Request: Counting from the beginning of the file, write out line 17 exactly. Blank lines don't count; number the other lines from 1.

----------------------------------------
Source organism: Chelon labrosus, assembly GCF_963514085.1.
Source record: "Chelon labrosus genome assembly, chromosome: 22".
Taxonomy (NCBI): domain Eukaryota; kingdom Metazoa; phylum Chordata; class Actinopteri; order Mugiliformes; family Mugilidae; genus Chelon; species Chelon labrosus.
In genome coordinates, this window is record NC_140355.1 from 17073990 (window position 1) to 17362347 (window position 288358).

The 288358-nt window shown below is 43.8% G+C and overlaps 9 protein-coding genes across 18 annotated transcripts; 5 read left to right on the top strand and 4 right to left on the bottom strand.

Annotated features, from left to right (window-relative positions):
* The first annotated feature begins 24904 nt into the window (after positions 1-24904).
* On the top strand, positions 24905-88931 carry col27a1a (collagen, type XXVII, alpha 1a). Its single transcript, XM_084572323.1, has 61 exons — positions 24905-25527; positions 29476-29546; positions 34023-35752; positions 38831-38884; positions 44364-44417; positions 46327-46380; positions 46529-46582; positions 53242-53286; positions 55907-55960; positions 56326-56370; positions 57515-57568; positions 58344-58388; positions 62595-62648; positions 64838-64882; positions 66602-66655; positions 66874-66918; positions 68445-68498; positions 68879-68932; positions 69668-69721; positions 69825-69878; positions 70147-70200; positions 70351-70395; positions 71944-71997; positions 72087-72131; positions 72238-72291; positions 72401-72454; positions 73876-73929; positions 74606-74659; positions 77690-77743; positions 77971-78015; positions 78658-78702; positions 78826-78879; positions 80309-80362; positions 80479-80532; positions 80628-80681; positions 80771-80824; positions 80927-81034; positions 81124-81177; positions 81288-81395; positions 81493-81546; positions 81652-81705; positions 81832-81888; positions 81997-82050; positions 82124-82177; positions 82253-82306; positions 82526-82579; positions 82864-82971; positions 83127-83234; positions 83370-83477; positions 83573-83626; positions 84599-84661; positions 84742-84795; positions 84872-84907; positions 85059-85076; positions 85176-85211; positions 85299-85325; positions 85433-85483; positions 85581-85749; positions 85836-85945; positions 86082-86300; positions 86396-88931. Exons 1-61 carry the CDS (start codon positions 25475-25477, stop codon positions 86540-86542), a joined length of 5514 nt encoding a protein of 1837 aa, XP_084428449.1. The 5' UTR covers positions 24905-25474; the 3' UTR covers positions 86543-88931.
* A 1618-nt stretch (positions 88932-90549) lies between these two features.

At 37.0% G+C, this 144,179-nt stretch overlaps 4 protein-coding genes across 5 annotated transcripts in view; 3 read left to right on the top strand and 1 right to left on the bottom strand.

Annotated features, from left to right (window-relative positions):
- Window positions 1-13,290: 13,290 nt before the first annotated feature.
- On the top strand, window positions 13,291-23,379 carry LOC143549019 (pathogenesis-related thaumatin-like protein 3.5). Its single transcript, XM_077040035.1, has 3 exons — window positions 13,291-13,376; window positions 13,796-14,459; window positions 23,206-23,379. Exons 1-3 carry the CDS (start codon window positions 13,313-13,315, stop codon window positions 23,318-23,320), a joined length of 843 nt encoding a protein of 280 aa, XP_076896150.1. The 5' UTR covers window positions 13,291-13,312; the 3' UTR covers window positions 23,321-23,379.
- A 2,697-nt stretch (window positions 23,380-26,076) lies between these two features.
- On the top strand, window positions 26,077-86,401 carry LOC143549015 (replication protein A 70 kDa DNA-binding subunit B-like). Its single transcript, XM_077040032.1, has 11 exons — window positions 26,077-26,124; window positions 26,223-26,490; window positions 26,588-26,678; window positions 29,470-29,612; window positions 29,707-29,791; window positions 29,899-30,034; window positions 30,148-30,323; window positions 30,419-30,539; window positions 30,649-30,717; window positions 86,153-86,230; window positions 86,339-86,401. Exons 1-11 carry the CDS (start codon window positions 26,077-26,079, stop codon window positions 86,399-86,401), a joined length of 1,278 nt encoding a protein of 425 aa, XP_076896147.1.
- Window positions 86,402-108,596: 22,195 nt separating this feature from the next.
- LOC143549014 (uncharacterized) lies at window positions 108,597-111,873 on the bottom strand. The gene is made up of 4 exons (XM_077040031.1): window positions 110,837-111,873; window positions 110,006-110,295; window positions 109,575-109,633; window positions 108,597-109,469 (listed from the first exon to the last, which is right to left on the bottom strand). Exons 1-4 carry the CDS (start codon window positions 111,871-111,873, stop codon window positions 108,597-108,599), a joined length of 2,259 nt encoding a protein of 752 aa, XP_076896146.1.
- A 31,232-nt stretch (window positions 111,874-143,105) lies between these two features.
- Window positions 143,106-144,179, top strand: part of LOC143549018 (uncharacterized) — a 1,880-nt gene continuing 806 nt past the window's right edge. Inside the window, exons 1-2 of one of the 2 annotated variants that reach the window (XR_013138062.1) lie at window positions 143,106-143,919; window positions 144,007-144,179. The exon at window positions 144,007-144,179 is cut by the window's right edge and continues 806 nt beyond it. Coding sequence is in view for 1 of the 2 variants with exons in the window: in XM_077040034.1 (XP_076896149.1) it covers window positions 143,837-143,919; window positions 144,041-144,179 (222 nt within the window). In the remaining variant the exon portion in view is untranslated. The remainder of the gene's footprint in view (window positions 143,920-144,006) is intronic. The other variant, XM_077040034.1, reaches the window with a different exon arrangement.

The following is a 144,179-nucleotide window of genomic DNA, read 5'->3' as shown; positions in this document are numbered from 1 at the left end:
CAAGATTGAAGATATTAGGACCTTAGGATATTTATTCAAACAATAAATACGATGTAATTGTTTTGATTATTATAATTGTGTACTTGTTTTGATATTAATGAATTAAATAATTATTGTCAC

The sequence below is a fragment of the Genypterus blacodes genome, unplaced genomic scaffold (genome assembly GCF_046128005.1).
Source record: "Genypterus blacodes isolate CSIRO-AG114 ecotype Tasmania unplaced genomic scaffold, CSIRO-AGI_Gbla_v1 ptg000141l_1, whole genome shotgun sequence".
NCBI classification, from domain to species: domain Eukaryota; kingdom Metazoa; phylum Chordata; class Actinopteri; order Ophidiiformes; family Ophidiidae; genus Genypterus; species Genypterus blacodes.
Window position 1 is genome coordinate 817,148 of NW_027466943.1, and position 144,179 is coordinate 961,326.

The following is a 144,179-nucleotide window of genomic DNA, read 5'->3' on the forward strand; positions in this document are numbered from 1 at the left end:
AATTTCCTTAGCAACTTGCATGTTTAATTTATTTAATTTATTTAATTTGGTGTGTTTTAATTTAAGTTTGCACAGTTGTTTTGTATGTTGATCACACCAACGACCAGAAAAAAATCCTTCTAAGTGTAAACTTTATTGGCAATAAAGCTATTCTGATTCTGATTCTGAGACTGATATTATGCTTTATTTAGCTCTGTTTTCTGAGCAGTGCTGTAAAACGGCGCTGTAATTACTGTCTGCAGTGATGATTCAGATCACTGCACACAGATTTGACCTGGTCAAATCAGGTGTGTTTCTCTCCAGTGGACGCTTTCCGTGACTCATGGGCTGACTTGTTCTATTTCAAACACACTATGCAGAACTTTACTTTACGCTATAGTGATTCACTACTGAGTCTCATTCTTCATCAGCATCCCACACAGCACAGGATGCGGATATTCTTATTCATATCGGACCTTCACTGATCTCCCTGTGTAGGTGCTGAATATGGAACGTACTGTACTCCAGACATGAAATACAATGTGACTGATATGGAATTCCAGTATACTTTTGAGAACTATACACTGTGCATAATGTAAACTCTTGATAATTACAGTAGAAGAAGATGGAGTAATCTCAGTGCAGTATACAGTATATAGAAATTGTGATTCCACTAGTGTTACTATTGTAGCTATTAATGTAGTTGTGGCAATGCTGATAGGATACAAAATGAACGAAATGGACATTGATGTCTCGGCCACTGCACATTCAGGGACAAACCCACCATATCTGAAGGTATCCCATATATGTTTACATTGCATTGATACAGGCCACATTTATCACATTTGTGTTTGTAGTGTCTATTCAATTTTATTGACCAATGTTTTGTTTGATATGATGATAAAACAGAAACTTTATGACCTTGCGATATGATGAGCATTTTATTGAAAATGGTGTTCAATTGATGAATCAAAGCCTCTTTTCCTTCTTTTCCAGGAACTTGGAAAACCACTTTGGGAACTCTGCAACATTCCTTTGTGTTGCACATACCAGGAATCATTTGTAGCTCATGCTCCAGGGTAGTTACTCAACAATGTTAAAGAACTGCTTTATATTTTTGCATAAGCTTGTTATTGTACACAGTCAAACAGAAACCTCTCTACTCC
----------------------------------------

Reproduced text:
- LOC143549014 (uncharacterized) lies at window positions 108,597-111,873 on the bottom strand. The gene is made up of 4 exons (XM_077040031.1): window positions 110,837-111,873; window positions 110,006-110,295; window positions 109,575-109,633; window positions 108,597-109,469 (listed from the first exon to the last, which is right to left on the bottom strand). Exons 1-4 carry the CDS (start codon window positions 111,871-111,873, stop codon window positions 108,597-108,599), a joined length of 2,259 nt encoding a protein of 752 aa, XP_076896146.1.